The Northwest Climate Adaptation Science Center (NW CASC) combines academic expertise with federal resources to advance climate science development and delivery for managers and policy makers in the Northwest region.
In 2010 the NW CASC was established by the U.S. Department of the Interior (DOI) to help safeguard the region's natural and cultural resources by providing managers and policy-makers across Washington, Oregon, Idaho and Western Montana with timely, relevant, accessible climate science. The NW CASC is one of eight regional DOI Climate Adaptation Science Centers across the country coordinated through the National Climate Change and Wildlife Science Center of the U.S. Geological Survey (USGS). The CASCs are deeply rooted in federal-university partnerships. Each CASC is hosted by a public university and is composed of a multi-institution consortium. Download the NW CASC's brochure here.
The NW CASC is hosted by the University of Washington and is made up of a consortium of universities including Boise State University, University of Montana, Washington State University and Western Washington University. These universities function as part of the collaborative network that defines the NW CASC. This involves working closely with federal, state, and tribal entities, including those responsible for managing and protecting the land, water, and natural resources of the Northwest, to develop actionable climate science and decision-support tools.
These partnerships ensure access to a broad range of scientific expertise, production of high-quality science, and sharing of funds, resources, and facilities. University involvment also allows the CASCs to introduce students to the innovative approach of "co-producing" science, in which scientists and deicison-makers work closely together to ensure scientific research and products are usable and directly address real-world problems.
The NW CASC's vision is:
To become nationally recognized as a best-practice model for the provision of climate science and decision support tools to address conservation and management issues in the Pacific Northwest Region.
The vision includes two overarching goals supported by a set of interrelated objectives that describe the core services provided by the NW CASC to the NW community. These goals are to:
- Establish a significant and effective leadership presence to strengthen the region's ability to plan and implement a coordinated climate science portfolio.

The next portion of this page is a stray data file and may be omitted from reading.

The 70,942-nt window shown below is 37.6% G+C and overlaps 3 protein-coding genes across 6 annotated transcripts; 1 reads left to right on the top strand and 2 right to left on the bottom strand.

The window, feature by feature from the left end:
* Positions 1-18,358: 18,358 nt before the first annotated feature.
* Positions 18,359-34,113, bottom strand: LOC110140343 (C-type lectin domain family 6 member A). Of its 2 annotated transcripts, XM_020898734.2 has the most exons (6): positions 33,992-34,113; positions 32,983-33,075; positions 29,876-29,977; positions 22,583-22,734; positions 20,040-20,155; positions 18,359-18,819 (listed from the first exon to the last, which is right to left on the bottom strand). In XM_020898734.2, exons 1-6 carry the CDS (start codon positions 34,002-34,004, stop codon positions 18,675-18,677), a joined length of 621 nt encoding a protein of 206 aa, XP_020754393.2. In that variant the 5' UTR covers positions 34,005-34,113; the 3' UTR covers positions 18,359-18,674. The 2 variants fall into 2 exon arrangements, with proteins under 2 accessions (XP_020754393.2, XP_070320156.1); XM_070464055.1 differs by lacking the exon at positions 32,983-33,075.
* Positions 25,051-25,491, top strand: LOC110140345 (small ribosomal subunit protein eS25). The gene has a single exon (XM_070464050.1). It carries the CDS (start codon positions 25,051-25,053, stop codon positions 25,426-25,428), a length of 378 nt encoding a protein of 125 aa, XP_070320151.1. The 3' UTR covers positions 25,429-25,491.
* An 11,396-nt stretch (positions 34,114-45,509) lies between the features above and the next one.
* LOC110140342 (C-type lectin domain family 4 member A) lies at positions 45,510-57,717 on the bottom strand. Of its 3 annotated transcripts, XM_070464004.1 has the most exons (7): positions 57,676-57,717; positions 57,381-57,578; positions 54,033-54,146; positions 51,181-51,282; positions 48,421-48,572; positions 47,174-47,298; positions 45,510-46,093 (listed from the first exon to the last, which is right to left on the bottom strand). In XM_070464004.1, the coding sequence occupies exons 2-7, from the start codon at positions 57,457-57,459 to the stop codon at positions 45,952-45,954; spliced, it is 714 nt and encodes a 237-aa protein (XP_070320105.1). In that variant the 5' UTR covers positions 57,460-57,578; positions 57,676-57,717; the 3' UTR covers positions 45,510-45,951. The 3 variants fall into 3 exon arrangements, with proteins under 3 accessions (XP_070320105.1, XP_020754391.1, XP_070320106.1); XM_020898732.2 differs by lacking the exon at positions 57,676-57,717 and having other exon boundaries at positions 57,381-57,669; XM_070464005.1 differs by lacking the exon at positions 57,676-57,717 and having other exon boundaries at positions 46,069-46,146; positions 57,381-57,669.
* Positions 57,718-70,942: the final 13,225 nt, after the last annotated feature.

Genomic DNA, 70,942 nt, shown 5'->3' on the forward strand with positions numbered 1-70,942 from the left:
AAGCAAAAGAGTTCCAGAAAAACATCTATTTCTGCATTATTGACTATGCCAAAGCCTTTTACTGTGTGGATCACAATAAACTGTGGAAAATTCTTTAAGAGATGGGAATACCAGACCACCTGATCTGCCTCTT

- Develop resources and programs to enhance climate science literacy, and give regional audiences the necessary tools and information to promote climate change awareness.
The NW CASC meets its goals through five primary services:
EXECUTIVE SERVICES – The NW CASC provides guidance and support for climate-related activities through coordination and engagement with relevant stakeholders. The NW CASC's Stakeholder Advisory Committee is comprised of representatives from local, state and federal agencies, Landscape Conservation Cooperatives and tribes who convene regularly to discuss developments and prioritize science needs.
SCIENCE SERVICES – The NW CASC works to identify and address the current and future climate science needs of managers and decision-makers in the Northwest. A NW CSC Science Agenda 2018-23 was adopted in November 2017 to identify annual and long-term research priorities.
DATA SERVICES – The NW CASC collects and secures climate data while providing timely access, analytical functions, and interpretive services. The NW CASC works with partners to organize, store and make accessible the rapidly increasing volumes of data relevant to NW climate scientists and natural and cultural resource managers.
COMMUNICATION SERVICES – The NW CASC promotes the exchange of information among regional stakeholders and works to raise awareness of climate issues in the Northwest. Its Communication Strategy, describes the intended audiences and best approaches to reach them effectively.
EDUCATION and TRAINING SERVICES – The NW CASC supports broad participation in climate science and the education of diverse young scientists through graduate fellowships and training including during an annual weeklong professional development retreat know as Climate Boot Camp.